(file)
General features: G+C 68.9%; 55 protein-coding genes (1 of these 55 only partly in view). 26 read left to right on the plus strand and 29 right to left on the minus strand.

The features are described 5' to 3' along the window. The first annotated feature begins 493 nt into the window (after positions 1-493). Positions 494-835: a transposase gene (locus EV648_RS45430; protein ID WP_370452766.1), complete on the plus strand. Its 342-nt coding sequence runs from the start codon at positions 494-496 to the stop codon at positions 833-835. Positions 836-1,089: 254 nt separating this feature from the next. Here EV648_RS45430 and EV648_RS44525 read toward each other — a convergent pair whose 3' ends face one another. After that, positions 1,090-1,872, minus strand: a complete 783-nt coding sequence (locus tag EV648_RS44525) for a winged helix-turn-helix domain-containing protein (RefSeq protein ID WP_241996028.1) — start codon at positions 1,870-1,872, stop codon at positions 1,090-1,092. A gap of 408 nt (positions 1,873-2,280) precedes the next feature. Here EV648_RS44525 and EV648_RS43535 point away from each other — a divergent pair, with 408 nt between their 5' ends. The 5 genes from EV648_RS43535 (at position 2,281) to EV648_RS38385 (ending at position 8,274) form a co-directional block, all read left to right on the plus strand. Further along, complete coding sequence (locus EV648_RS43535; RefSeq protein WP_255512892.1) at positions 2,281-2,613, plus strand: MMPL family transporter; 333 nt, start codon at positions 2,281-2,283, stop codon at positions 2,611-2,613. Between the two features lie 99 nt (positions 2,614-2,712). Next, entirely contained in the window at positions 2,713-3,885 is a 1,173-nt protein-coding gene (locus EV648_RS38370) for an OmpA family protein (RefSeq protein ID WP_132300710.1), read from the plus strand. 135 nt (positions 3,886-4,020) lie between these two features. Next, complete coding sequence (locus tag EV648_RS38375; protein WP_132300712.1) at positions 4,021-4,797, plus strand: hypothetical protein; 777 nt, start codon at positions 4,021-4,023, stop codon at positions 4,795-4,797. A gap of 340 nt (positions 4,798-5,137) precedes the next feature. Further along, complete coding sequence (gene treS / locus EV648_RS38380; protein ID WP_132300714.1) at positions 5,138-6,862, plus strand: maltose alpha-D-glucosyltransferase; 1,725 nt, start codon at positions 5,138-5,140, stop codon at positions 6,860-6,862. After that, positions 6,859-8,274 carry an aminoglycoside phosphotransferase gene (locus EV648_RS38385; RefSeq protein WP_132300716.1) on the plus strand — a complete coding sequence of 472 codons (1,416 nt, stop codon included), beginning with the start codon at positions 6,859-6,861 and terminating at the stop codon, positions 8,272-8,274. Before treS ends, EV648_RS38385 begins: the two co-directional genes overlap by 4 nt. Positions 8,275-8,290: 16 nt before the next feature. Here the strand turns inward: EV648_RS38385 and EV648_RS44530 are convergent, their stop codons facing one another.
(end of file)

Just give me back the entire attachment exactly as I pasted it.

General features: G+C 68.9%; 55 protein-coding genes (1 of these 55 only partly in view). 26 read left to right on the plus strand and 29 right to left on the minus strand.

The features are described 5' to 3' along the window. The first annotated feature begins 493 nt into the window (after positions 1-493). Positions 494-835: a transposase gene (locus EV648_RS45430; protein ID WP_370452766.1), complete on the plus strand. Its 342-nt coding sequence runs from the start codon at positions 494-496 to the stop codon at positions 833-835. Positions 836-1,089: 254 nt separating this feature from the next. Here EV648_RS45430 and EV648_RS44525 read toward each other — a convergent pair whose 3' ends face one another. After that, positions 1,090-1,872, minus strand: a complete 783-nt coding sequence (locus tag EV648_RS44525) for a winged helix-turn-helix domain-containing protein (RefSeq protein ID WP_241996028.1) — start codon at positions 1,870-1,872, stop codon at positions 1,090-1,092. A gap of 408 nt (positions 1,873-2,280) precedes the next feature. Here EV648_RS44525 and EV648_RS43535 point away from each other — a divergent pair, with 408 nt between their 5' ends. The 5 genes from EV648_RS43535 (at position 2,281) to EV648_RS38385 (ending at position 8,274) form a co-directional block, all read left to right on the plus strand. Further along, complete coding sequence (locus EV648_RS43535; RefSeq protein WP_255512892.1) at positions 2,281-2,613, plus strand: MMPL family transporter; 333 nt, start codon at positions 2,281-2,283, stop codon at positions 2,611-2,613. Between the two features lie 99 nt (positions 2,614-2,712). Next, entirely contained in the window at positions 2,713-3,885 is a 1,173-nt protein-coding gene (locus EV648_RS38370) for an OmpA family protein (RefSeq protein ID WP_132300710.1), read from the plus strand. 135 nt (positions 3,886-4,020) lie between these two features. Next, complete coding sequence (locus tag EV648_RS38375; protein WP_132300712.1) at positions 4,021-4,797, plus strand: hypothetical protein; 777 nt, start codon at positions 4,021-4,023, stop codon at positions 4,795-4,797. A gap of 340 nt (positions 4,798-5,137) precedes the next feature. Further along, complete coding sequence (gene treS / locus EV648_RS38380; protein ID WP_132300714.1) at positions 5,138-6,862, plus strand: maltose alpha-D-glucosyltransferase; 1,725 nt, start codon at positions 5,138-5,140, stop codon at positions 6,860-6,862. After that, positions 6,859-8,274 carry an aminoglycoside phosphotransferase gene (locus EV648_RS38385; RefSeq protein WP_132300716.1) on the plus strand — a complete coding sequence of 472 codons (1,416 nt, stop codon included), beginning with the start codon at positions 6,859-6,861 and terminating at the stop codon, positions 8,272-8,274. Before treS ends, EV648_RS38385 begins: the two co-directional genes overlap by 4 nt. Positions 8,275-8,290: 16 nt before the next feature. Here the strand turns inward: EV648_RS38385 and EV648_RS44530 are convergent, their stop codons facing one another.